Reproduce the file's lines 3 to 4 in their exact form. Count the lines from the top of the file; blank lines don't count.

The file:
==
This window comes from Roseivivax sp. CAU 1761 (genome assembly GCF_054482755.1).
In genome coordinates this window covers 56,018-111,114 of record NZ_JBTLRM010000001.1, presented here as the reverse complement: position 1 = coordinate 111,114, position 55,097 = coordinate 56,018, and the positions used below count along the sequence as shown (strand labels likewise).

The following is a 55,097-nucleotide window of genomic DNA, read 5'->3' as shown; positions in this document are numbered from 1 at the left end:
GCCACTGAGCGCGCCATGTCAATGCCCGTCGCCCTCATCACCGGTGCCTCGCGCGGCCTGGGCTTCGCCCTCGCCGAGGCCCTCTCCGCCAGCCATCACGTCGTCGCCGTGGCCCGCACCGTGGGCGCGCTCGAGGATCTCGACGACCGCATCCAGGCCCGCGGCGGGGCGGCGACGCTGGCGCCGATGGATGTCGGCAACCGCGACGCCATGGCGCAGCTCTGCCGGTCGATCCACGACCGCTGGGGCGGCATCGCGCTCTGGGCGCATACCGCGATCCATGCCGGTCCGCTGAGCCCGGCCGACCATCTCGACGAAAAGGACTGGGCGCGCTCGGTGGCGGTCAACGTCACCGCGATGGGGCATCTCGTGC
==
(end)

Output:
The following is a 55,097-nucleotide window of genomic DNA, read 5'->3' as shown; positions in this document are numbered from 1 at the left end:
GCCACTGAGCGCGCCATGTCAATGCCCGTCGCCCTCATCACCGGTGCCTCGCGCGGCCTGGGCTTCGCCCTCGCCGAGGCCCTCTCCGCCAGCCATCACGTCGTCGCCGTGGCCCGCACCGTGGGCGCGCTCGAGGATCTCGACGACCGCATCCAGGCCCGCGGCGGGGCGGCGACGCTGGCGCCGATGGATGTCGGCAACCGCGACGCCATGGCGCAGCTCTGCCGGTCGATCCACGACCGCTGGGGCGGCATCGCGCTCTGGGCGCATACCGCGATCCATGCCGGTCCGCTGAGCCCGGCCGACCATCTCGACGAAAAGGACTGGGCGCGCTCGGTGGCGGTCAACGTCACCGCGATGGGGCATCTCGTGC